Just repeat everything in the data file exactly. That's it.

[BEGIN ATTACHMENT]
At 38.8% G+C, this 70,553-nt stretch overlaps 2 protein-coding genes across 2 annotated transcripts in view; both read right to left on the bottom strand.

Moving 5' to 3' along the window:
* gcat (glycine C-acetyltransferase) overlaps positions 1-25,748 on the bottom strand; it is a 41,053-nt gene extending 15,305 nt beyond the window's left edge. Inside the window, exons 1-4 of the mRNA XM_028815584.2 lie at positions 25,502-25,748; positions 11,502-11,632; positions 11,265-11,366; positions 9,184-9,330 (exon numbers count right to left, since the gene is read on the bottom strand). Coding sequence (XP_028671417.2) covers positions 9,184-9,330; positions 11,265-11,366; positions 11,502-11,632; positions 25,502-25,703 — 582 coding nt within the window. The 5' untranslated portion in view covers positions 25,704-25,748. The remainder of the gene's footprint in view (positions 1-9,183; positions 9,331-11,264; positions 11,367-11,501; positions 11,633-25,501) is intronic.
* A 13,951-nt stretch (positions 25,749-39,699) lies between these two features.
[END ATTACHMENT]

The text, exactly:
At 38.8% G+C, this 70,553-nt stretch overlaps 2 protein-coding genes across 2 annotated transcripts in view; both read right to left on the bottom strand.

Moving 5' to 3' along the window:
* gcat (glycine C-acetyltransferase) overlaps positions 1-25,748 on the bottom strand; it is a 41,053-nt gene extending 15,305 nt beyond the window's left edge. Inside the window, exons 1-4 of the mRNA XM_028815584.2 lie at positions 25,502-25,748; positions 11,502-11,632; positions 11,265-11,366; positions 9,184-9,330 (exon numbers count right to left, since the gene is read on the bottom strand). Coding sequence (XP_028671417.2) covers positions 9,184-9,330; positions 11,265-11,366; positions 11,502-11,632; positions 25,502-25,703 — 582 coding nt within the window. The 5' untranslated portion in view covers positions 25,704-25,748. The remainder of the gene's footprint in view (positions 1-9,183; positions 9,331-11,264; positions 11,367-11,501; positions 11,633-25,501) is intronic.
* A 13,951-nt stretch (positions 25,749-39,699) lies between these two features.